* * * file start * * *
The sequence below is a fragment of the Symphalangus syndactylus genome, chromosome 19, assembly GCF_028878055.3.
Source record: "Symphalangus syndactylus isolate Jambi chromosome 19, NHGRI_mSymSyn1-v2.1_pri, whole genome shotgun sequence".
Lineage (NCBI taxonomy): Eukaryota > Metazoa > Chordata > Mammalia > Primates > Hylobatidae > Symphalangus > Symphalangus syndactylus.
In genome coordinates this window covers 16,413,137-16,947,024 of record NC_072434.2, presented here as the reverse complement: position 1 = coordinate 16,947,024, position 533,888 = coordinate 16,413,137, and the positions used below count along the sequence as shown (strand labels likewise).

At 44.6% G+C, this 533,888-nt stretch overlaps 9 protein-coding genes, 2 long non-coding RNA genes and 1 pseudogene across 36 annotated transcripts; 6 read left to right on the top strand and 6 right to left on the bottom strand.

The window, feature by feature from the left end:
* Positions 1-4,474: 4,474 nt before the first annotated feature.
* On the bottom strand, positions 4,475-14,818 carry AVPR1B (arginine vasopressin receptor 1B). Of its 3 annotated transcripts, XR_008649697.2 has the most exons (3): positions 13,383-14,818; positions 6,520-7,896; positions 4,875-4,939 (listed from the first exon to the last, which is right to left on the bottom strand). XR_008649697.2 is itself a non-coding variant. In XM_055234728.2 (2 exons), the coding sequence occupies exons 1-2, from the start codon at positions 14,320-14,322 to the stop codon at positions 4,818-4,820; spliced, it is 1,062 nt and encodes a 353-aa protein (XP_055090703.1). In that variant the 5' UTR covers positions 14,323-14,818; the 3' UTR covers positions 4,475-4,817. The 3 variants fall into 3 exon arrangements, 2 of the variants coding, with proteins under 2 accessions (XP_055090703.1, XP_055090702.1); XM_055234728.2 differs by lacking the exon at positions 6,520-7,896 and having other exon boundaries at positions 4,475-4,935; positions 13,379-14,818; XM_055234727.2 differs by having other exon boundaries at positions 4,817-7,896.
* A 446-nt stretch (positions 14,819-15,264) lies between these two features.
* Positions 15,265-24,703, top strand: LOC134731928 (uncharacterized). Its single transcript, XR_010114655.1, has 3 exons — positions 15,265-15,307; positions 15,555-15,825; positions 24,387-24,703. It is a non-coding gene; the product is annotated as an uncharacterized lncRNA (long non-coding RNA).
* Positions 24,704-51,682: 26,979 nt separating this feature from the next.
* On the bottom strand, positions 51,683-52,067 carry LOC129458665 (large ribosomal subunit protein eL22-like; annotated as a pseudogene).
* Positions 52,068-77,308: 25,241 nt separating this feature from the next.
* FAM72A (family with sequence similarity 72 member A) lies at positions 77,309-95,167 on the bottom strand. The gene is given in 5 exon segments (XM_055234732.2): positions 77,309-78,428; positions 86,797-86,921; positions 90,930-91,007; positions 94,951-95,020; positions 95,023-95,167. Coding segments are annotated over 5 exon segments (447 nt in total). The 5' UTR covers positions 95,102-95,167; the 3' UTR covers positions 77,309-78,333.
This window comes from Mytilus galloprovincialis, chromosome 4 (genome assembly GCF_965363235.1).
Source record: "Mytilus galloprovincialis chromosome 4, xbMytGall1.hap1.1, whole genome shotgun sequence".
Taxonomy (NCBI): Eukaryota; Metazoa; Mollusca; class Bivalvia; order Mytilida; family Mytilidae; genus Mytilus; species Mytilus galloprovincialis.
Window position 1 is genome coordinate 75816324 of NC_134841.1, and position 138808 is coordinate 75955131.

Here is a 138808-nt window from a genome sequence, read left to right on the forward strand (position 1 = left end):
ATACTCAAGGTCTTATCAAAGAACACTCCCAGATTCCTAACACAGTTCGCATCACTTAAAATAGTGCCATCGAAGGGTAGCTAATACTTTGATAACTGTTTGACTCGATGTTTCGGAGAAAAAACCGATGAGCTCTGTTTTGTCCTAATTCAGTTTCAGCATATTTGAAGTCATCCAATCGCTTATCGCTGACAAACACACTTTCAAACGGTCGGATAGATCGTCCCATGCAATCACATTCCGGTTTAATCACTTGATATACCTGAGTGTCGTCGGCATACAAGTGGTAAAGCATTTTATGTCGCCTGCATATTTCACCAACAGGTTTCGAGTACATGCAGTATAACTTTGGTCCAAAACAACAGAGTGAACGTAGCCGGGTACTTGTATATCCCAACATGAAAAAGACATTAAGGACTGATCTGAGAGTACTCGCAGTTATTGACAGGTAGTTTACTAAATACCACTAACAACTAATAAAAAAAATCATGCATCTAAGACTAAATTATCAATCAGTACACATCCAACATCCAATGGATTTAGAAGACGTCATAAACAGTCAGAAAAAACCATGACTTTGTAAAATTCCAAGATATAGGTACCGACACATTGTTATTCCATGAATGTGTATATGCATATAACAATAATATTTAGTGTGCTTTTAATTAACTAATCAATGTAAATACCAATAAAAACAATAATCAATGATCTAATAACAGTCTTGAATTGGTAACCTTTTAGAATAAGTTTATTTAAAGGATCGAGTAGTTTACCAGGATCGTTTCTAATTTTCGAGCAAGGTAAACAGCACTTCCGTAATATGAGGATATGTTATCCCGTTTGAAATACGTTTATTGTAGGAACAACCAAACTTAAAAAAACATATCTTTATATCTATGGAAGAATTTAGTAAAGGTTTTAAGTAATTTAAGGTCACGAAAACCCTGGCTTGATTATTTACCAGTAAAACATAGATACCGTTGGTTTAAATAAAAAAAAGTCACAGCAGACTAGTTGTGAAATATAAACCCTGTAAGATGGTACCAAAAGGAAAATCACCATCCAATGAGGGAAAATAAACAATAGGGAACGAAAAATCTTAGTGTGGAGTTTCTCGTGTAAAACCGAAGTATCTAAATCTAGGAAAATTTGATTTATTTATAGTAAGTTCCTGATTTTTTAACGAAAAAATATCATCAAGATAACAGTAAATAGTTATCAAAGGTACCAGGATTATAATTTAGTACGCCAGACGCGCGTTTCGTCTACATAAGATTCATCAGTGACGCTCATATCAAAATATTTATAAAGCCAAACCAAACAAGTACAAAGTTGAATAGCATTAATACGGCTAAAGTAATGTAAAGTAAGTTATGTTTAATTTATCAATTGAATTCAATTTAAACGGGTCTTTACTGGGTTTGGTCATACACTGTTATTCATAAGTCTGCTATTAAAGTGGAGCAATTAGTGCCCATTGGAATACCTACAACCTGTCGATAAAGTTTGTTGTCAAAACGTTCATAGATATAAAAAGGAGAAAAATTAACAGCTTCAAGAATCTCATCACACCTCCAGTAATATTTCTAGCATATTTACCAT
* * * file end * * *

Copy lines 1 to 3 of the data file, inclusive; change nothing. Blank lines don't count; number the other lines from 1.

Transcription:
The sequence below is a fragment of the Symphalangus syndactylus genome, chromosome 19, assembly GCF_028878055.3.
Source record: "Symphalangus syndactylus isolate Jambi chromosome 19, NHGRI_mSymSyn1-v2.1_pri, whole genome shotgun sequence".
Lineage (NCBI taxonomy): Eukaryota > Metazoa > Chordata > Mammalia > Primates > Hylobatidae > Symphalangus > Symphalangus syndactylus.